Countdown: Obama has 1 month to strike deal with Iran

Countdown: Obama has 1 month to strike deal with Iran
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The Obama administration is one month away from the deadline for striking a final nuclear deal with Iran.

The lack of progress on a nuclear accord has sparked speculation that no deal will emerge. But it is clear that the White House wants to reach a compromise with Iran by the June 30 deadline.

President Obama is seeking to secure an agreement that would become a legacy of his second-term. Yet, the negotiations are facing deep skepticism in Congress and from allies such as Israel who are wary of a "bad deal" that empowers the Iranian regime.

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The Iranians, meanwhile, are under pressure from hardliners to insist on a swift, immediate removal of sanctions that the United States has repeatedly rejected.

With just a few weeks left to go in the talks, it's up to Secretary of State John KerryJohn KerrySenate GOP healthcare plan is the next man-made disaster Changing America: America’s growing education divide Speaker Ryan, the fate of our policy toward Russia rests in your hands MORE and other senior administration officials to try and nail down the hard details of an accord that is intended to dismantle Iran's nuclear program in return for sanctions relief.

One hurdle the administration faces is a possible vote of disapproval by Congress. Over the recess, the president signed into law a bill that gives Congress 30 days to disapprove the deal, during which he could not lift congressional sanctions on Iran. 

Under the law, if Congress votes to disapprove the deal, the administration would have 12 days to veto the resolution of disapproval. Congress would then have 10 extra days to try to override the veto. It is highly unlikely that Republicans could get enough Democrats to side with them to override a veto.

In recent days, Republicans have highlighted the continuing imprisonment of three Americans in Iran, as The Washington Post's Jason Rezaian.

House Speaker John BoehnerJohn BoehnerChaffetz calls for ,500 legislator housing stipend GOP super-PAC promises big spending in 2018 Ryan reminds lawmakers to be on time for votes MORE’s (R-Ohio) office issued a statement on Thursday urging the administration to tie the final nuclear deal with their release.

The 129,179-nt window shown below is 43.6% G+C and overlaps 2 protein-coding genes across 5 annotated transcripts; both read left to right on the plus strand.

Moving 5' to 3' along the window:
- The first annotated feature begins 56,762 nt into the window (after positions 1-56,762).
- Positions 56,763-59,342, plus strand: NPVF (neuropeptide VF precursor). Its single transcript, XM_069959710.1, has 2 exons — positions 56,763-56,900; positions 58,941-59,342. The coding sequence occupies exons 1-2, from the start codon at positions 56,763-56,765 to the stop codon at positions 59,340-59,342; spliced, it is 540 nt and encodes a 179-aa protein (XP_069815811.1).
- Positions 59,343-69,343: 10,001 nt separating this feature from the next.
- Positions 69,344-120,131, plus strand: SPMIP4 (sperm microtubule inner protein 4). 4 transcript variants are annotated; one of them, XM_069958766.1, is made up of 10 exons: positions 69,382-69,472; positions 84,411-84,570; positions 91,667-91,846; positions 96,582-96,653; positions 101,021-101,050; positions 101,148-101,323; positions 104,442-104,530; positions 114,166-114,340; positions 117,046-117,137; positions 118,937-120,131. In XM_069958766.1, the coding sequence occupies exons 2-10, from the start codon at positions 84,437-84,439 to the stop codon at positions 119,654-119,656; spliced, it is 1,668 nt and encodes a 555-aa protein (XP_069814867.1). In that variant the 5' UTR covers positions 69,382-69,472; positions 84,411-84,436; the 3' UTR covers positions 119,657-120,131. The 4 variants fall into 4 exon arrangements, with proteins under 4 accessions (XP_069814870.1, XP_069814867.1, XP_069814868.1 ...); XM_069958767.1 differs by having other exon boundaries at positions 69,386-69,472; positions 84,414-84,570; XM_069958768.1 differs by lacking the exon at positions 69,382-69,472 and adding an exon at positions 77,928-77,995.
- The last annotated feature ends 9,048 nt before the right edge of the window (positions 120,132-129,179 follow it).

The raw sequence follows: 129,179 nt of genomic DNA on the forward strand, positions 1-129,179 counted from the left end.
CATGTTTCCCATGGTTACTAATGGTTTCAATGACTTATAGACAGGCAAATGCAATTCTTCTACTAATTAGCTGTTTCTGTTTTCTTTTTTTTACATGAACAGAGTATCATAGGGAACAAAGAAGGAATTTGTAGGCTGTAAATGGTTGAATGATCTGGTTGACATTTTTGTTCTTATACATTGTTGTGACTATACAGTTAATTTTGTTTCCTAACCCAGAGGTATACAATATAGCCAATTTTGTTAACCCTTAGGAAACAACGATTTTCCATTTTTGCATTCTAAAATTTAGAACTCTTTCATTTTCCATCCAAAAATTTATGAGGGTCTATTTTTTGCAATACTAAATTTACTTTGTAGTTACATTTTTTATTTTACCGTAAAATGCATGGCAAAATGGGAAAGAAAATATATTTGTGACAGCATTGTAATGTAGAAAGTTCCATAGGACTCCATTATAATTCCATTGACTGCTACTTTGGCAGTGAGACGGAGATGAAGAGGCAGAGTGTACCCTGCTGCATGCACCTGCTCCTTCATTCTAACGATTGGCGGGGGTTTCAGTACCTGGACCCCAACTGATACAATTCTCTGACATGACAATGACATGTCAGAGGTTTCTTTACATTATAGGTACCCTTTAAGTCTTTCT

“Negotiations with Iran — and any good nuclear deal — should include the safe return of all of them,” the statement said. 

But the Obama administration doesn’t just have to worry about Congress: it also faces pressure from within the “P5+1” — which consists of the U.S., the United Kingdom, China, France, and Russia plus Germany. 

The latest wrinkle arose as talks resumed in Vienna, between Iranian Foreign Minister Mohammad Javad Zarif and French Foreign Minister Laurent Fabius, who has taken a tough stance on the talks. 

Fabius said on Wednesday that Paris would not support a deal that does not allow nuclear inspectors inside Iran’s military sites. 

The remark came in response to Iran’s Supreme Leader Ayatollah Ali Khamenei’s comments on May 20 that Iran would not “any inspections of military sites by foreigners” or interviews with Iran’s nuclear scientists. 

Zarif responded to Fabius on Thursday, warning that reaching a final nuclear deal “within a reasonable period of time” would be hard if the other side stuck to “excessive demands.” 

The State Department said this week the U.S. will not consider another extension for the talks. 

A Paris-based exiled Iranian opposition group also cast dispersion on Iran’s intentions behind its nuclear program, claiming on Thursday that a delegation of North Korea nuclear and missile experts visited a military site near Tehran in April, according to Reuters

The Iranian embassy in France dismissed the claims, although the State Department said it was taking the claims seriously, but it was unable to confirm them. 

In recent weeks, technical teams and officials on both sides have been hashing out the details in New York and Vienna of the comprehensive agreement reached on April 2. 

Left unsettled is the pace of lifting Western nuclear-related sanctions on Iran, the extent of monitoring and verification measures on Iran’s nuclear program, which would be sharply curtailed under the deal. 

Earlier this month Iranian Deputy Foreign Minister and senior negotiator Abbas Araqchi said the two sides reached agreement on portions of the final text, but that differences remained in certain paragraphs. 

Kerry, Energy Secretary Ernest MonizErnest MonizObama energy secretary launches nonprofit Overnight Energy: Zinke, Perry take heat over Trump budget Overnight Energy: Trump signs climate order | Greens vow to fight back MORE and lead U.S. negotiator Wendy Sherman will have a chance to discuss some of the remaining disagreements when they meet with Zarif and Iranian officials in Geneva over the weekend.